Without a comprehensive new hire background check, your business takes on unnecessary risks that can have dire impacts on your budget, investment in training, and possibly lawsuits or harm to other employees. These types of scenarios are not as uncommon as you might want to believe, so you must vet your candidate thoroughly before sending that offer letter.
Watch out for some of these red flags on a potential hire’s background screening:
Before running a background history on a prospective employee, federal employment law requires you to get their permission first. It is perfectly legal for a job seeker to refuse your request, but it is unusual. When this happens, treat it like a warning sign and try to explain what concerns you have regarding the job role and why their personal history matters. Taking this action may help calm their anxiety and open up an opportunity to discuss any prior incidents that make them not want to share their information.
Lying about the qualifications on a resume is one of the top red flags that employers encounter when searching for a new team member. Your candidate’s education and licensing references should always get priority when screening their qualifications. A business counts on its employees to be who they say they are, and those who falsify this information can jeopardize your company’s reputation and legal protections.
It isn’t all that uncommon for a candidate to embellish their previous job duties on their resume. Adding a little shine to achievements or work experience isn’t completely unusual, but purposely misleading you about prior positions is a problem.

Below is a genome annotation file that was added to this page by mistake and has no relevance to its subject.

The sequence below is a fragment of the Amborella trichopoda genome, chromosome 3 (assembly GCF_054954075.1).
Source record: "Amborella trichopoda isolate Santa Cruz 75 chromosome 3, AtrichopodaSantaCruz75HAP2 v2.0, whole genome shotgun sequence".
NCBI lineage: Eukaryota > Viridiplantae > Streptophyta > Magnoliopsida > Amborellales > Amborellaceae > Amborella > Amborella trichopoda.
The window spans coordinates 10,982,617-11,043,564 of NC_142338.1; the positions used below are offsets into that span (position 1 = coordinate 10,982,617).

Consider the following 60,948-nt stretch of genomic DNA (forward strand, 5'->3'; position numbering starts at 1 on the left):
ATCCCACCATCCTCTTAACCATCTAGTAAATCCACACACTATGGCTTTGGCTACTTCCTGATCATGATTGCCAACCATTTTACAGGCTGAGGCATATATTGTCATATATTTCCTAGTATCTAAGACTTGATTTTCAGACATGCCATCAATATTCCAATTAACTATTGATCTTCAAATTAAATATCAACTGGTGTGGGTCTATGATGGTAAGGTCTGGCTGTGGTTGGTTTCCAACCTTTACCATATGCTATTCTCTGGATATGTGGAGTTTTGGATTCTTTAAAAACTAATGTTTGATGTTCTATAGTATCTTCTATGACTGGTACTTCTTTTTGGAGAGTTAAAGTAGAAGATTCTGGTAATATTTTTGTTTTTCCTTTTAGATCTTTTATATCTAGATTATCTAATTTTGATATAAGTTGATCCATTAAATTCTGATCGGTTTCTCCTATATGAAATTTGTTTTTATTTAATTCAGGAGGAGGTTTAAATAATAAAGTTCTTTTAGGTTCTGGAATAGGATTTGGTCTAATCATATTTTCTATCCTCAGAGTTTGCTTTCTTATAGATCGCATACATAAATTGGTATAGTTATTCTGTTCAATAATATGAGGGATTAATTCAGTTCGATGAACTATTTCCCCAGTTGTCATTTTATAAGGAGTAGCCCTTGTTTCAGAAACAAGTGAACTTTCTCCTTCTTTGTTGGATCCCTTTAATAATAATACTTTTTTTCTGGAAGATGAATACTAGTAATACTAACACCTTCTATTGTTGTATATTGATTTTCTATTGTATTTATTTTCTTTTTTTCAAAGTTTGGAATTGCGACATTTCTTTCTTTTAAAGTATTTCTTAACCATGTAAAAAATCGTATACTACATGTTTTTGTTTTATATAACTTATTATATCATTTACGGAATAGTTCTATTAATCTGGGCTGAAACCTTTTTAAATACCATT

If you find inconsistencies or discover outright misinformation regarding previously worked job roles, clarify these instances right away. The candidate you made an offer to may not be qualified for your open position.
While employment gaps revealed in an online employee background check are a red flag, keep an open mind. The job market has been difficult, even after the Great Recession ended in 2009, and many workers endured multiple periods of unemployment.
Other reasons for these gaps include:
● Raising children at home
● Taking care of a sick loved one or being ill themselves
● Pursuing further education
If your candidate doesn’t have a reasonable explanation, this could signal underlying employment issues they regularly suffer. Whether they have difficulty with transportation or did not include jobs lost because of firing, it’s important to communicate with them the need for transparency.
After sending a job offer to a candidate, finding criminal history on a background check is a significant warning sign you should take seriously. This is especially true if the nature of the crime is severe, and they purposely didn’t mention it when asked. Omitting this information from their interview shouldn’t immediately disqualify candidates from accepting your job offer. There are many reasons job seekers aren’t forthcoming about their legal issues, including:
Many offenses like speeding tickets are not a cause for worry, but fraud, theft, or crimes involving violence, demand serious evaluation before proceeding with your plans to hire. Keeping your current employees safe and mitigating risks to your business is crucial, no matter how talented your candidate is.
When trying to be sure your chosen hire is right for your company, using an online background check service like Pre-employ is a reliable way to accomplish this task. Our organization saves you valuable time and money when vetting candidates. We use our accredited investigation methods to show you how an in-depth criminal history report helps to protect your assets from potentially dangerous hiring situations. With an intuitive, online interface at your fingertips, your business can get the information it needs to verify new and existing employees’ information quickly.